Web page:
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    Question Getting thick/wet/fuzzy/dreamy distortion without losing the guitar melody

    Hi guys. I'm having this problem right now where I'm trying to record a section of music that I want to have thick, dreamy distortion like what you hear on shoegaze records (e.g. - My Bloody Valentine - Loveless)... but I only have a basic setup: a distortion pedal + amp, and I work using Reaper.

    What happens is either I can maintain the melody (meaning the melody is audible/chord changes are recognizable and distinct) but the sound is too thin; OR, the sound is thick, wet and dreamy enough but I lose the melody under all the fuzz and distortion.

    What do you think is the best way I can handle this considering what I'm working with?

    I've split my guitar signal with my DI box with one output going directly to the mixer and another output as an input to my amp, which I mic into the mixer as well. For the rest of my setup, you can check out this thread: LINK

    Thanks!

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    Default Re: Getting thick/wet/fuzzy/dreamy distortion without losing the guitar melody

    Can you post some clips? A guitar should never be so smooth that you can't hear what it's playing.

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    Default Re: Getting thick/wet/fuzzy/dreamy distortion without losing the guitar melody

    Yeah, I'd like to hear this too.
    For those who keep asking, it's a picture of MUMs, as in my name is MUM.
    "Recording is stupid." - Brandon Drury
    My philosophy - If you don't agree with me, you're wrong.

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    Default Re: Getting thick/wet/fuzzy/dreamy distortion without losing the guitar melody

    Sure. Here's a sample (distortionsample.mp3) from the track I've been working on. It comes in at around 8 seconds into the track.

    The track is around 90% done, but I'm still not sure about that distortion/fuzz. It's the hardest thing to do on the track so far. I seem to go back and forth regarding how I want it to sound because something always seems to feel lacking.

    Also... If anyone has some tips/tricks about recording/mixing a good distortion sound - whether it's dreamy fuzz for shoegaze or aggressive crunch for metal - do opine.

    Cheers!
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    Default Re: Getting thick/wet/fuzzy/dreamy distortion without losing the guitar melody

    Hmm. I'm not sure I hear the problem. For the genre, it sounds just fine to me.
    For those who keep asking, it's a picture of MUMs, as in my name is MUM.
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    My philosophy - If you don't agree with me, you're wrong.

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    Default Re: Getting thick/wet/fuzzy/dreamy distortion without losing the guitar melody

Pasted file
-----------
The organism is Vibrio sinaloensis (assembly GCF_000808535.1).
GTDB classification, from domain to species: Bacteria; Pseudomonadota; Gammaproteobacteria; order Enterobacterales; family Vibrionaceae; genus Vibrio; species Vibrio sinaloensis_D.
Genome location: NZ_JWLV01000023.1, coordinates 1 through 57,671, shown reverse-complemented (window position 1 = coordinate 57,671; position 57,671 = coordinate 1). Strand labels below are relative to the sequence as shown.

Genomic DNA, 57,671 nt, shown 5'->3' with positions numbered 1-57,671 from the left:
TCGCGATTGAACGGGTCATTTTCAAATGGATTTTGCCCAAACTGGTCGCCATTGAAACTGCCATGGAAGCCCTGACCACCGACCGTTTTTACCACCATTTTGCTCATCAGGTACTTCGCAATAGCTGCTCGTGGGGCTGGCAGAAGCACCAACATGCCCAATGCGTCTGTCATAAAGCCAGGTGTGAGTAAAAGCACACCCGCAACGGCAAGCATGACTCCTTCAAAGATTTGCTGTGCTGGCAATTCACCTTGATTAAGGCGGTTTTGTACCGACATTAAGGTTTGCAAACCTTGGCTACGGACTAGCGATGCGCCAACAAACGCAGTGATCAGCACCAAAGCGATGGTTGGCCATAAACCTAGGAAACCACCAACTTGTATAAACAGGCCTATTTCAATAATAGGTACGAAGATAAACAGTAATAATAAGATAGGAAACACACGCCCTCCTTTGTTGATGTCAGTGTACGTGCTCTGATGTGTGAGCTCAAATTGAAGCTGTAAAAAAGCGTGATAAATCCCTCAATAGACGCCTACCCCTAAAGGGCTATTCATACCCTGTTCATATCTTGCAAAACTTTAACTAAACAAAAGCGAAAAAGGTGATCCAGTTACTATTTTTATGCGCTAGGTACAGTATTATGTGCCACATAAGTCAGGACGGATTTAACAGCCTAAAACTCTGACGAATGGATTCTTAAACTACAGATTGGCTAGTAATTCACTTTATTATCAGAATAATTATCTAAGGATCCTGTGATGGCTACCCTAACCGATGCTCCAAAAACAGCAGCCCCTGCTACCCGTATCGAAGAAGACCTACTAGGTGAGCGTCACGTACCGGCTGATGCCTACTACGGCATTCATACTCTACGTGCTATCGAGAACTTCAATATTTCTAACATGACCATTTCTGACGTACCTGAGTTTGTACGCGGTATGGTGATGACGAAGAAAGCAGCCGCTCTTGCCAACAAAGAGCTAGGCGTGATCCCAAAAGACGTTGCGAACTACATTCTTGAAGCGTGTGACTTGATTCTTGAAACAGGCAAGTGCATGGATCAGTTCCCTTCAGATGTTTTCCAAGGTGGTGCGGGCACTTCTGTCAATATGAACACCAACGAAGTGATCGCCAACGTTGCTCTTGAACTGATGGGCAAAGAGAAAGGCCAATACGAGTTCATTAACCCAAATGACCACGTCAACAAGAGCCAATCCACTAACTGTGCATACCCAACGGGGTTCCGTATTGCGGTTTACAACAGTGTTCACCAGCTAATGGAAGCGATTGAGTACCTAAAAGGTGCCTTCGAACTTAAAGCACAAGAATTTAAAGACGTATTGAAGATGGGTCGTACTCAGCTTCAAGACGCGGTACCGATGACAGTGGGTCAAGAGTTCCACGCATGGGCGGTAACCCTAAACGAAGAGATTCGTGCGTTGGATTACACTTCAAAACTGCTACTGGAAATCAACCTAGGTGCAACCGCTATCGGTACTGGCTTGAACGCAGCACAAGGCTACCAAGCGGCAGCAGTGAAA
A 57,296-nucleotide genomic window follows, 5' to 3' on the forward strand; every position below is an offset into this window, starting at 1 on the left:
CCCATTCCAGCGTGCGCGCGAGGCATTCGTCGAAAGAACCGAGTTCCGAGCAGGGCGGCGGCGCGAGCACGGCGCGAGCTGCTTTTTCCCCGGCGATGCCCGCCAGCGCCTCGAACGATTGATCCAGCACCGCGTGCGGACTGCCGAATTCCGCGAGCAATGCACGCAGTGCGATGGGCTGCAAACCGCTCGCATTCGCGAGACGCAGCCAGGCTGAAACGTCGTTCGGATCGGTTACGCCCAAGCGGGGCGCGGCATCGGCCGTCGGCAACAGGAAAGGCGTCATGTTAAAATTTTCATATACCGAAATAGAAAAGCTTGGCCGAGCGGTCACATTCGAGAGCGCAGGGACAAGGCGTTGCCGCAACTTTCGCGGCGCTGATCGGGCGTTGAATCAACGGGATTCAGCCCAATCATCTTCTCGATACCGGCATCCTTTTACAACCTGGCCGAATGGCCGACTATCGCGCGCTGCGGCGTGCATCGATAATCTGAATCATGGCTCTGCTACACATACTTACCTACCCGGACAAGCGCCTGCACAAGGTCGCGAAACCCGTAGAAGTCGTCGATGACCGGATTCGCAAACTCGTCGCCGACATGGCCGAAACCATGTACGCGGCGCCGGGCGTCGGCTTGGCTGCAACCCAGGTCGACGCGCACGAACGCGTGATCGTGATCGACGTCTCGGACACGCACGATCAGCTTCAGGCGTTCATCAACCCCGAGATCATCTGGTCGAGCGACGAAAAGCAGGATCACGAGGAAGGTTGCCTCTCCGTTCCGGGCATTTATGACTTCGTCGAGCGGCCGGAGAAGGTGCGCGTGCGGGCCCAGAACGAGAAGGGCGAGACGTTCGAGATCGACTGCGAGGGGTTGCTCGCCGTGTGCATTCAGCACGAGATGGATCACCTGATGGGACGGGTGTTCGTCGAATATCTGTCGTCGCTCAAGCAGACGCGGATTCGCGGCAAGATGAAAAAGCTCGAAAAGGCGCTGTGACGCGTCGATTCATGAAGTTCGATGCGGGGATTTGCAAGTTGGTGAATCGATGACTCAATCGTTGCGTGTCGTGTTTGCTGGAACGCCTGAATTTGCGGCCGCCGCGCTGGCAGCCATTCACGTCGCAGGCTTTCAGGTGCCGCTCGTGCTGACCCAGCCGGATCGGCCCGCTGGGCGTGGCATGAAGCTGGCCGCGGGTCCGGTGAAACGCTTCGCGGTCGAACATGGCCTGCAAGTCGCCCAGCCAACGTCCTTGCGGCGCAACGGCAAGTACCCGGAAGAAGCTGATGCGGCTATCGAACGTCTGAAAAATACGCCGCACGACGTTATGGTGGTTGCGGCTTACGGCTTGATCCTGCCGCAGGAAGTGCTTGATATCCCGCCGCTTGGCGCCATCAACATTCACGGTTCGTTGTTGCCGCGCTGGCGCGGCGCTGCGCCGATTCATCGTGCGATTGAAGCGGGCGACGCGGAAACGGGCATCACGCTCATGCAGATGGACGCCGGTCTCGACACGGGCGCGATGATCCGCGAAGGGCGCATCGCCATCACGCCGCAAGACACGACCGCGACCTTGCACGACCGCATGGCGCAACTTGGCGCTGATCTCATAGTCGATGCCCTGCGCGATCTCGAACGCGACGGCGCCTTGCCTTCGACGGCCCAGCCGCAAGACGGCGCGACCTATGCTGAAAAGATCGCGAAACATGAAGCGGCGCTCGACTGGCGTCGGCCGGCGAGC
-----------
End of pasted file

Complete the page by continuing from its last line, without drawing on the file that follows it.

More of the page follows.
Originally Posted by mindundermatter
    Hmm. I'm not sure I hear the problem. For the genre, it sounds just fine to me.
    Well, I was considering someone would say this

    TBH, what I had was way worse when I created this thread. Then I started experimenting not recording through the mic'ed amp: Just through the DI-box directly into the mixer. And then I added some VST's on Reaper (reverb and eq) and this is what I came up with.

    Not sure it's perfect, so if anyone has any suggestions for improvement...

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    Default Re: Getting thick/wet/fuzzy/dreamy distortion without losing the guitar melody

    If it sounds good, it doesn't need improvement!
    For those who keep asking, it's a picture of MUMs, as in my name is MUM.
    "Recording is stupid." - Brandon Drury
    My philosophy - If you don't agree with me, you're wrong.

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    Default Re: Getting thick/wet/fuzzy/dreamy distortion without losing the guitar melody

    wait a minute. What guitar are you talking about? The lead? I hear something in there that sounds like noise. I can't tell if it's a guitar or if my interface is acting up or if it's just noise. If that's the guitar you are referring to, then yes, it needs a lot lot lot of work.

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    Default Re: Getting thick/wet/fuzzy/dreamy distortion without losing the guitar melody

    that is what i'm referring to! what could you suggest?

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    Default Re: Getting thick/wet/fuzzy/dreamy distortion without losing the guitar melody

    I would suggest starting from the ground up. Think of it this way. If you bought an amp and plugged your guitar in and it sounded like that, you'd send it back after about 3 seconds of playing.

    I'd start out by studying up on basic methods to record electric guitar. Start by getting the amp to sound right, then mic the cab. Once you get that part down, then you can start thinking about how to get dreamy thick tones, but you can't do algebra if you don't know arithmetic, and you can't do calculus if you don't know algebra.